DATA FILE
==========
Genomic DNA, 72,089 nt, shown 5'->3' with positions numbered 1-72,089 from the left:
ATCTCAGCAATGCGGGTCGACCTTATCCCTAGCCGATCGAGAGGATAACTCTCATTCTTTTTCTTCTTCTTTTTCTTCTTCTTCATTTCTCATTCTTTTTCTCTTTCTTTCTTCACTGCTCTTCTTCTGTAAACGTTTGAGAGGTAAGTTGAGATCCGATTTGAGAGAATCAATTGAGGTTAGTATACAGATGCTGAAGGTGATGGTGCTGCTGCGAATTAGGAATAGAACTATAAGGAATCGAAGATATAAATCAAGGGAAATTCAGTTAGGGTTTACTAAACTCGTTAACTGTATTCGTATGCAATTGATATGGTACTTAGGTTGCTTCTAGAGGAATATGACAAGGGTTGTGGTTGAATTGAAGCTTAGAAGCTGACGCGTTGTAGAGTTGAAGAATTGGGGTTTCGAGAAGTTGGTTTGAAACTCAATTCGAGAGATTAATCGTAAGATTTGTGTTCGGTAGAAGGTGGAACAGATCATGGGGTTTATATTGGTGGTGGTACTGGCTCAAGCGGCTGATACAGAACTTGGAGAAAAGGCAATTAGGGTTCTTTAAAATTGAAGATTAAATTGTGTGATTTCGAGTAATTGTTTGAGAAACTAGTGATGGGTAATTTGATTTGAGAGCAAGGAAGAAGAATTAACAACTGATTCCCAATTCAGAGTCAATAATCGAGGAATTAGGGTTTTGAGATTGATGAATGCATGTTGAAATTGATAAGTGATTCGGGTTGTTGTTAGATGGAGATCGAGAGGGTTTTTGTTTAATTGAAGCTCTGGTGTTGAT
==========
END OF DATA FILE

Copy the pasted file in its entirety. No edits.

Genomic DNA, 72,089 nt, shown 5'->3' with positions numbered 1-72,089 from the left:
ATCTCAGCAATGCGGGTCGACCTTATCCCTAGCCGATCGAGAGGATAACTCTCATTCTTTTTCTTCTTCTTTTTCTTCTTCTTCATTTCTCATTCTTTTTCTCTTTCTTTCTTCACTGCTCTTCTTCTGTAAACGTTTGAGAGGTAAGTTGAGATCCGATTTGAGAGAATCAATTGAGGTTAGTATACAGATGCTGAAGGTGATGGTGCTGCTGCGAATTAGGAATAGAACTATAAGGAATCGAAGATATAAATCAAGGGAAATTCAGTTAGGGTTTACTAAACTCGTTAACTGTATTCGTATGCAATTGATATGGTACTTAGGTTGCTTCTAGAGGAATATGACAAGGGTTGTGGTTGAATTGAAGCTTAGAAGCTGACGCGTTGTAGAGTTGAAGAATTGGGGTTTCGAGAAGTTGGTTTGAAACTCAATTCGAGAGATTAATCGTAAGATTTGTGTTCGGTAGAAGGTGGAACAGATCATGGGGTTTATATTGGTGGTGGTACTGGCTCAAGCGGCTGATACAGAACTTGGAGAAAAGGCAATTAGGGTTCTTTAAAATTGAAGATTAAATTGTGTGATTTCGAGTAATTGTTTGAGAAACTAGTGATGGGTAATTTGATTTGAGAGCAAGGAAGAAGAATTAACAACTGATTCCCAATTCAGAGTCAATAATCGAGGAATTAGGGTTTTGAGATTGATGAATGCATGTTGAAATTGATAAGTGATTCGGGTTGTTGTTAGATGGAGATCGAGAGGGTTTTTGTTTAATTGAAGCTCTGGTGTTGAT